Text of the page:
The “Indo-Pak Express” as the two are fondly called, had a great run only dropping one set before going out in two hotly-contested tiebreakers in the final. In his post-match presser, Bob Bryan said that “This has been the best match we ever played. These guys played incredible. We had to step up and match their energy.”

With United Nations ambassadors Hardeep Singh Puri of India and Abdullah Hussain Haroon of Pakistan sitting together in the audience, the crowd cheered and gave Bopanna and Qureshi a standing ovation during the trophy ceremony for their peace-loving efforts. Qureshi went on to say that he was dedicating his share to the 21 million flood victims in Pakistan and thanked the Bryan brothers for donating a portion of their winnings to the Pakistan flood victims as well. In the interview room of Ashe stadium, the UN ambassadors from India and Pakistan presented the Bryan brothers with ceremonial Pakistani garments called ‘ajraks’ and thanked them for their benevolence. “A lot of people in Pakistan don’t have homes and are out on the street,” Mike Bryan stated. “Sport can bring people together.”

ATP BONUS

And if you haven’t had enough of Djokovic yet, check out the Bryan Brothers Video Blog in the locker room of Ashe stadium with the ‘Djoker’. He’s not only shirtless and ‘buffed up,’ but he’s doing pushups and shaking hands with Jimmy Connors in his skivvies! Eat it up, Djoker fans, he’s a world-class chatter.

http://www.tennischannel.com/video/index.aspx#4d172bf3-e066-4881-bd16-f2c938b89707

IT’S BROOKLYN DECKER WHO GRACES THE COVER OF THE NEW SPORTS ILLUSTRATED!

Andy Roddick’s wife, Brooklyn Decker, was unveiled today as the new Sports Illustrated (SI) covergirl. She’s been in SI five times before but never graced the cover.

When asked if husband Andy Roddick was even a little jealous Decker replied:

“No. He’s so proud. I think this gives him a one-up in the locker room for the next year or so.”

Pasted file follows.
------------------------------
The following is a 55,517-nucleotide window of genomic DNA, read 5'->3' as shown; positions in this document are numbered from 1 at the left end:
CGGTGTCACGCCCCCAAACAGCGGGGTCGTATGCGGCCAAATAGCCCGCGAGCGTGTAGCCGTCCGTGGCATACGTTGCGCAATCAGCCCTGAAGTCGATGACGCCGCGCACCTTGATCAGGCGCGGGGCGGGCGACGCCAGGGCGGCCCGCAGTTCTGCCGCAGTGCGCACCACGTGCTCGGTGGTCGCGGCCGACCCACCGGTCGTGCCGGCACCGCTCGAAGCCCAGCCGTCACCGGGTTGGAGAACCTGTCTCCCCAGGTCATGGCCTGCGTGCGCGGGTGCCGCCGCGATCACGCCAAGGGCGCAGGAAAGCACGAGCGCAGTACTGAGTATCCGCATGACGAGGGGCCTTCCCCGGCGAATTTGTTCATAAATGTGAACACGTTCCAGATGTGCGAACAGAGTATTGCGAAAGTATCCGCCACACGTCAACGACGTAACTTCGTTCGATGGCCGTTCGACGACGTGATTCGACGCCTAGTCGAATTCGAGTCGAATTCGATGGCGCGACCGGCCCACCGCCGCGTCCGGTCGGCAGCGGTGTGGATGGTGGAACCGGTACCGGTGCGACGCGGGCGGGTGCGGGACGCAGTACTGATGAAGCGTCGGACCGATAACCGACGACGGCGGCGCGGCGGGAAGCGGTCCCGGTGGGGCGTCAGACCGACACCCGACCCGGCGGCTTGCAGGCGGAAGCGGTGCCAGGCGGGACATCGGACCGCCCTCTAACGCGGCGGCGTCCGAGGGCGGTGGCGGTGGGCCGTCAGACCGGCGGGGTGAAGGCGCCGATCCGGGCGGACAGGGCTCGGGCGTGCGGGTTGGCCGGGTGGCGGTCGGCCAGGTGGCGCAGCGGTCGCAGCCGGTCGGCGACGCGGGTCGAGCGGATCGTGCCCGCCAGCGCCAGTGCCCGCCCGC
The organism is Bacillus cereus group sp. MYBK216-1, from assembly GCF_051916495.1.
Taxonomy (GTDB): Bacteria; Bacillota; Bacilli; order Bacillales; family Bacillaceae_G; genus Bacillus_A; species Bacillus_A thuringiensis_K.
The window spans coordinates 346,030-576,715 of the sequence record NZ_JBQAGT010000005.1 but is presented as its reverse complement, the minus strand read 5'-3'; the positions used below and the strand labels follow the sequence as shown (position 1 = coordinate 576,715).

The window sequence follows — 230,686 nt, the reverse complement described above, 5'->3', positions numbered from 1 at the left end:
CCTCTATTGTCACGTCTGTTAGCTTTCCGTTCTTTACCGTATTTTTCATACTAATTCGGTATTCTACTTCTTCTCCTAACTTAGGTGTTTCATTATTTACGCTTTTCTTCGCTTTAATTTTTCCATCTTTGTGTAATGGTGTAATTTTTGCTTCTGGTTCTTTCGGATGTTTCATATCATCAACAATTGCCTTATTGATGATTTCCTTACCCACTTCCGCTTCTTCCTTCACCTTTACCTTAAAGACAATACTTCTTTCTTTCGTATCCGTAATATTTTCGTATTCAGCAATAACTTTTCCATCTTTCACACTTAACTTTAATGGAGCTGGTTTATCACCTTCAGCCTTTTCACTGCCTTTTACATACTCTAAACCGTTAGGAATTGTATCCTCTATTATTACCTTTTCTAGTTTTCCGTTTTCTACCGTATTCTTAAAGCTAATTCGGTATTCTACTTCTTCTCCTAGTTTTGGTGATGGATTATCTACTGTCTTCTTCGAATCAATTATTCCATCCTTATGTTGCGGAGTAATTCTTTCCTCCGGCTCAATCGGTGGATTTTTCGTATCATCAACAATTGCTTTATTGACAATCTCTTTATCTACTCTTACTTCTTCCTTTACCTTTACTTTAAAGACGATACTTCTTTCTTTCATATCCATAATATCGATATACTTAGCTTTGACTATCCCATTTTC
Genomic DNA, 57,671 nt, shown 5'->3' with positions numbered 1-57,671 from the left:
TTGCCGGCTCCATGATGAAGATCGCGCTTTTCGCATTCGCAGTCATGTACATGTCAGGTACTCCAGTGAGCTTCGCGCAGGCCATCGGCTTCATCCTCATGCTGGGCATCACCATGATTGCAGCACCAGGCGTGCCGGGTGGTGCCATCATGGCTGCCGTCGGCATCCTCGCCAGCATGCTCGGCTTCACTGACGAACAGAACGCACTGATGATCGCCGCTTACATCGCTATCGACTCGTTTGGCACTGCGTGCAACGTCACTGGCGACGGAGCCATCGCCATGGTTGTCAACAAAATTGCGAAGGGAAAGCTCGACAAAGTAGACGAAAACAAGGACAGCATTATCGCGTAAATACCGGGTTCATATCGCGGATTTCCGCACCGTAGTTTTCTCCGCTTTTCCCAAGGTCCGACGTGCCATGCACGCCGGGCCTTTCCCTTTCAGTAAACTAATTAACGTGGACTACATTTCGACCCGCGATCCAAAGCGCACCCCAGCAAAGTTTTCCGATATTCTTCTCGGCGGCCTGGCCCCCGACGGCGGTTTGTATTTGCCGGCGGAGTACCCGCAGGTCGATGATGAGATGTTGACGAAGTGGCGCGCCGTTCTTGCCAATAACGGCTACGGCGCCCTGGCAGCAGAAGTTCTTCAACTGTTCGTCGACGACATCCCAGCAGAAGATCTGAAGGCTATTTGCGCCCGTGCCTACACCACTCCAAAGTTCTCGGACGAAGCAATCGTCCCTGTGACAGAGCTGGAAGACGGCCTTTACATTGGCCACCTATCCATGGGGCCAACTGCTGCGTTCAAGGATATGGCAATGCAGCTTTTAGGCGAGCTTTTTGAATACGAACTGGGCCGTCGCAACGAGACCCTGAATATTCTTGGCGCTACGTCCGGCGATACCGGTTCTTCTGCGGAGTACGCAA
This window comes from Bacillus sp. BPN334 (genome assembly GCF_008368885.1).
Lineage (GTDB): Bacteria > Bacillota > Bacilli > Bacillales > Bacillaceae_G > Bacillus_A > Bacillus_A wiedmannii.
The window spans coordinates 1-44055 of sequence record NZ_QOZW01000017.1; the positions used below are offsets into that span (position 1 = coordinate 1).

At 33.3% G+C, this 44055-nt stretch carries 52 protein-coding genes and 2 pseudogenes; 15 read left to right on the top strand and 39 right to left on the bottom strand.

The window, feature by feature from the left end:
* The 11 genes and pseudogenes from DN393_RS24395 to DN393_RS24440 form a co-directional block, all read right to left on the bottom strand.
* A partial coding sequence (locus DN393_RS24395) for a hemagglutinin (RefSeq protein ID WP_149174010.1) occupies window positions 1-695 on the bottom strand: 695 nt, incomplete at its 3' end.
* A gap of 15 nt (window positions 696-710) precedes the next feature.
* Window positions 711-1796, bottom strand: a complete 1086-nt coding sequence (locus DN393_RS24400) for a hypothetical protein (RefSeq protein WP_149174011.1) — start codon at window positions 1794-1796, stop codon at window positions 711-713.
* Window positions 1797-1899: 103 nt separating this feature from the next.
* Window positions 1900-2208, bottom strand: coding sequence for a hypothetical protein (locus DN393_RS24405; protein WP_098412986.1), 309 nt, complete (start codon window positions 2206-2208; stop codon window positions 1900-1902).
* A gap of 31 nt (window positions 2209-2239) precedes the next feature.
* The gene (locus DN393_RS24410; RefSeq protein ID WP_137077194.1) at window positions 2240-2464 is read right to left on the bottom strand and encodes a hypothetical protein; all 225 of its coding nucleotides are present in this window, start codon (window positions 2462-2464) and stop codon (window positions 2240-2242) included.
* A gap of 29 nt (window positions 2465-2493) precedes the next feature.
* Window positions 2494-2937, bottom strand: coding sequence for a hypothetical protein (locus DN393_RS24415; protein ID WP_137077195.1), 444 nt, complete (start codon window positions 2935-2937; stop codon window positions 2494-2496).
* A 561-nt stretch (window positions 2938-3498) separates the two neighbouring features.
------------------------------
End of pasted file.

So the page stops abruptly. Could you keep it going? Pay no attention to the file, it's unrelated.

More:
On how she felt to be on the cover of the Sports Illustrated Swimsuit issue, Decker said on the USA’s Today Show, “It’s the equivalent of being the MVP of the Super Bowl” – Decker choosing not to use a tennis analogy.

More news about Brooklyn Decker is that she is also the new face and body of La Senza’s Valentine lingerie.

Enjoy the photos!

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MARIA KIRILENKO IS LOOKING SWELL AT THE AUSSIE OPEN!

So is it a surprise that the ever swell looking Maria Kirilenko has reached the quarterfinals of the Australian Open? To me it is. I never expected her to reach the second week of the first Grand Slam tournament of the year.  But like I wrote in my “I’ll supply the love: Maria Kirilenko” post and I quote:

I have high hopes for her this upcoming tennis season. I am actually hoping she will grab at least one title and make it into the fourth round of any Grand Slam tournament.

And she has exceeded my expectations already by reaching the quarter finals of the AusOpen 2010. Now it’s time for her to be consistent and I hope that she will be throughout the rest of the 2010 season. Just one step at a time. There is no need to rush.

When asked what she is going to do for her birthday she replied with the following:

Q. I believe it’s your birthday in an hour.

MARIA KIRILENKO: That’s true.

Q. What are you going to do?

MARIA KIRILENKO: I mean, I don’t know. When I was a kid, I had a dream, you know, to be in a Grand Slam main draw in Australia when I have a birthday. I think my dream comes true.

Q. Do you get to have champagne or do you not have that because you’re still in the tournament?

MARIA KIRILENKO: No, I don’t want to get drunk before my next match (laughter). It’s going to be difficult for me to play then. But, yeah, maybe after when I finish with my tournament I will celebrate with the girls from the locker room, with all my friends.

Anyway I am sure you have enough of my ramblings and so here we go with the photos:

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Serena’s Slap On The Wrist: The Friday Five

By Maud Watson